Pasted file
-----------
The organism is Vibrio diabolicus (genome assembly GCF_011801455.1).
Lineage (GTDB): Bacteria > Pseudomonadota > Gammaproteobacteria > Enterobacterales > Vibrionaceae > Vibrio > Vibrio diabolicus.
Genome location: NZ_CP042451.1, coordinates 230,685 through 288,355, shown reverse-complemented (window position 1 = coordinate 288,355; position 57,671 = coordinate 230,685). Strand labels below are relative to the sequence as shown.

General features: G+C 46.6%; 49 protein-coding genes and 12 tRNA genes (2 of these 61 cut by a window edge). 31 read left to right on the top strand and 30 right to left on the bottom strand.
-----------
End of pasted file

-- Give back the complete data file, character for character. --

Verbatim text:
The organism is Vibrio diabolicus (genome assembly GCF_011801455.1).
Lineage (GTDB): Bacteria > Pseudomonadota > Gammaproteobacteria > Enterobacterales > Vibrionaceae > Vibrio > Vibrio diabolicus.
Genome location: NZ_CP042451.1, coordinates 230,685 through 288,355, shown reverse-complemented (window position 1 = coordinate 288,355; position 57,671 = coordinate 230,685). Strand labels below are relative to the sequence as shown.

General features: G+C 46.6%; 49 protein-coding genes and 12 tRNA genes (2 of these 61 cut by a window edge). 31 read left to right on the top strand and 30 right to left on the bottom strand.